Friday 12 December 2008

Clever Cruisers Cafe Bathroom Brings Together the Open Road and the Commode

Cruisers Cafe 66
233 W Route 66
Williams, AZ 86046

Where is it?

Standing at the front entrance, with your back to the door, you'll see a small dining area in front of you, a larger dining area to your right, a gift shop to your left and a bar area ahead of you, elevated some from the rest of the place.

Go to the right, into the main dining room (going up a step up to do so -- that step has a novelty road sign beside it, indicating the step-up, which hints that people have tripped on it enough to warrant a novelty sign about it be placed there). Once there, look for Goodrich Tires sign on an outlaying wall above a table and a Route 101 road sign to the right of that.

Behind the outlaying wall is a corridor (between the Goodrich sign and the Route 101 sign). The bathrooms are down that corridor, clearly marked.

What's it like?

This friendly tavern/cafe sits at the intersection of Route 64, which heads to the Grand Canyon, and the famous Route 66, which crosses the U.S. and is a popular byway for road travelers. The business itself is in the small town of Williams, which is about an hour south of the Grand Canyon.

Clearly, being on that famous roadway has inspired this eatery, as the this looks and feels more like a garage converted into a restaurant and all the decor here is all about being on the open road. Roadster-, biker- and driving-themed items pack the place, including a bevvy of road signs, faux advertisements for various car-based goods (like the aforementioned Goodrich sign), and lots of clever car-based twists (like the six-foot tool box used to store the silverware).

Of course, taken at face value, it's just a theme restaurant with a car fetish. But thankfully the food and drink are wonderful and well-priced (and enormously portioned), making it a worthwhile stop if you're heading to Las Vegas from the Grand Canyon, as it's right on your way.

The menu consists of several diner favorites, like burgers and chicken and such, but they are prepared with much care and devotion to quality -- and you sense that upon the first bite. The burger is a mammoth half pound of fresh beef and taste gloriously of the grill it was cooked on. Salads highlight the freshness of the ingredients and quality of the house-made dressings. And the house specialty, the BBQ beef short ribs, are slow cooked on a smoker sitting out out on the front patios; they are succulent, juicy and enormous -- and smothered in a sticky-sweet sauce. Sheer heaven.

In addition, the eatery sits next to the Grand Canyon Brewery, a small micro-brew that produces six delicious beers, and proudly serves those concoctions on tap. Beers range from light and fruity wheats to crisp pale ales to hearty stouts. Though the brews are somewhat indicative of classic American west microbrews (lots of hops, origins in traditional German brewing styles), they also carry a sweetness to them and lighter body than you might expect, especially in the stout. Definitely worth a try if you're here.

Also worth checking out are the cleverly designed bathrooms here, which extend the car theme of the dining room to even greater heights.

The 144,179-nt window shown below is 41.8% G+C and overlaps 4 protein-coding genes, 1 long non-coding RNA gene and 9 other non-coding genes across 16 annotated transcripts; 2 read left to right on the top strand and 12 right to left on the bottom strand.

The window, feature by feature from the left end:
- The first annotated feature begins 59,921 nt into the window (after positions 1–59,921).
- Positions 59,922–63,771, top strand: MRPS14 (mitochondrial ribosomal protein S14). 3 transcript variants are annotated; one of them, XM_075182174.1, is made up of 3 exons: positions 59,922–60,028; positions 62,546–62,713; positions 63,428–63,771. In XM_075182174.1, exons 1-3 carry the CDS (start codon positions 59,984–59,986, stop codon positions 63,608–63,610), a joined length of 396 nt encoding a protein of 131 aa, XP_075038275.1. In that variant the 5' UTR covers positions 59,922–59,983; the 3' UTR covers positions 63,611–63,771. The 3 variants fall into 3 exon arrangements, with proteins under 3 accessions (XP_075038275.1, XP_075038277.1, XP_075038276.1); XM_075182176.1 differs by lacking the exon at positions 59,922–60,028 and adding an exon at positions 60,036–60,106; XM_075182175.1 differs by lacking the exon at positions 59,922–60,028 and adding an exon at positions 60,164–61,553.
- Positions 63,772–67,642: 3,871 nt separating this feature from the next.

These are one-room, one-bagger chambers, with one sink, one toilet and one urinal (in the men's room) -- each your standard white porcelain model. The floors are a regular grey tile (as seen countless places, like the Tamarisk Restaurant in Green River, UT and various Sam's Club wholesale stores).

But in addition those standard foundation elements are many other goodies to see and play with.

Like the dining room, the walls are covered with car memorabilia, framed photographs of classic roadsters and various hubcaps. The toilet stall is wrapped in a heavy rubber curtain, like the old stalls used by mechanics back in the day, and a pickup cargo bay (just the metal) of an old Ford pickup.

Yes, that's right: The actual cargo bay from the truck has been removed from the junky old car, repainted and stuck to the wall here to serve as the hard wall to the toilet stall. Very clever.

A similar trick has been pulled by the urinal, which for a privacy barrier has the removed door of a car. A nice touch.

Indeed, one of the most fun toilet experiences you'll have -- and the funkiest bathroom we've seen since our visit to Bongo Java in Nashville, TN. (Though I imagine if the place is crowded and you really have to go, those many distractions and decorations may hold up the line some.)

The place was pretty clean for the most part too, which I imagine can be difficult in a place like this, which is very kiddie friendly. Let's not forget how horrid the kiddie-friendly toilets at Island of Adventure's Toon Lagoon were -- and they were cleaned regularly by an army of staff. So I have to commend them further on that, since the place was pretty busy on my visit and clearly the toilet have been used several times before my entry.

Marks out of 10:

8. Just a really fun restaurant and bathroom.

Comments to the Management:

Not sure what to recommend. Clearly, you've gone out of way to make the bathroom fun -- and that it is!

No comments: